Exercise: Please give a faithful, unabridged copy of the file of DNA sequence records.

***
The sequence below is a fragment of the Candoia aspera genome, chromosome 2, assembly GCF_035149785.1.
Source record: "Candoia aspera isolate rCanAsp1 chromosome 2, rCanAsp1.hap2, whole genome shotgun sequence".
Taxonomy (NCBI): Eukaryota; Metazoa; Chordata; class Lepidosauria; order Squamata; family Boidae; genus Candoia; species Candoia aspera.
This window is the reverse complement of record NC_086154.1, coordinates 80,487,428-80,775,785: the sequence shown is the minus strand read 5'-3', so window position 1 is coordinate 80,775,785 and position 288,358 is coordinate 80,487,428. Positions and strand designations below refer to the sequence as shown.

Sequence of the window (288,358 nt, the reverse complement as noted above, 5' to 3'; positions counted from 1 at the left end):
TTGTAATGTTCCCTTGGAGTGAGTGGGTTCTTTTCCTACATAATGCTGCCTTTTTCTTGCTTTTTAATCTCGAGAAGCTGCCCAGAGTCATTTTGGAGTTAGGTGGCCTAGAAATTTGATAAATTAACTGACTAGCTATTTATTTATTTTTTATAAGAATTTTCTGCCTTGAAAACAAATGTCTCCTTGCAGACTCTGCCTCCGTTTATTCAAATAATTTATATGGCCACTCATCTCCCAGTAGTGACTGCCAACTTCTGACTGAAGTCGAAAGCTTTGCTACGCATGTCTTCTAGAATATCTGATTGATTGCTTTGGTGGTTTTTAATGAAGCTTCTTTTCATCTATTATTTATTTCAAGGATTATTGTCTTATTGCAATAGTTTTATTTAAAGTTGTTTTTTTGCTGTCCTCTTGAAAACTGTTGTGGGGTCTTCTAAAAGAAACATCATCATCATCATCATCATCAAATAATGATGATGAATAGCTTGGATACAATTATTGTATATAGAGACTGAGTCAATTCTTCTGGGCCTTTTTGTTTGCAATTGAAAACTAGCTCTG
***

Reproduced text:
The sequence below is a fragment of the Candoia aspera genome, chromosome 2, assembly GCF_035149785.1.
Source record: "Candoia aspera isolate rCanAsp1 chromosome 2, rCanAsp1.hap2, whole genome shotgun sequence".
Taxonomy (NCBI): Eukaryota; Metazoa; Chordata; class Lepidosauria; order Squamata; family Boidae; genus Candoia; species Candoia aspera.
This window is the reverse complement of record NC_086154.1, coordinates 80,487,428-80,775,785: the sequence shown is the minus strand read 5'-3', so window position 1 is coordinate 80,775,785 and position 288,358 is coordinate 80,487,428. Positions and strand designations below refer to the sequence as shown.

Sequence of the window (288,358 nt, the reverse complement as noted above, 5' to 3'; positions counted from 1 at the left end):
TTGTAATGTTCCCTTGGAGTGAGTGGGTTCTTTTCCTACATAATGCTGCCTTTTTCTTGCTTTTTAATCTCGAGAAGCTGCCCAGAGTCATTTTGGAGTTAGGTGGCCTAGAAATTTGATAAATTAACTGACTAGCTATTTATTTATTTTTTATAAGAATTTTCTGCCTTGAAAACAAATGTCTCCTTGCAGACTCTGCCTCCGTTTATTCAAATAATTTATATGGCCACTCATCTCCCAGTAGTGACTGCCAACTTCTGACTGAAGTCGAAAGCTTTGCTACGCATGTCTTCTAGAATATCTGATTGATTGCTTTGGTGGTTTTTAATGAAGCTTCTTTTCATCTATTATTTATTTCAAGGATTATTGTCTTATTGCAATAGTTTTATTTAAAGTTGTTTTTTTGCTGTCCTCTTGAAAACTGTTGTGGGGTCTTCTAAAAGAAACATCATCATCATCATCATCATCAAATAATGATGATGAATAGCTTGGATACAATTATTGTATATAGAGACTGAGTCAATTCTTCTGGGCCTTTTTGTTTGCAATTGAAAACTAGCTCTG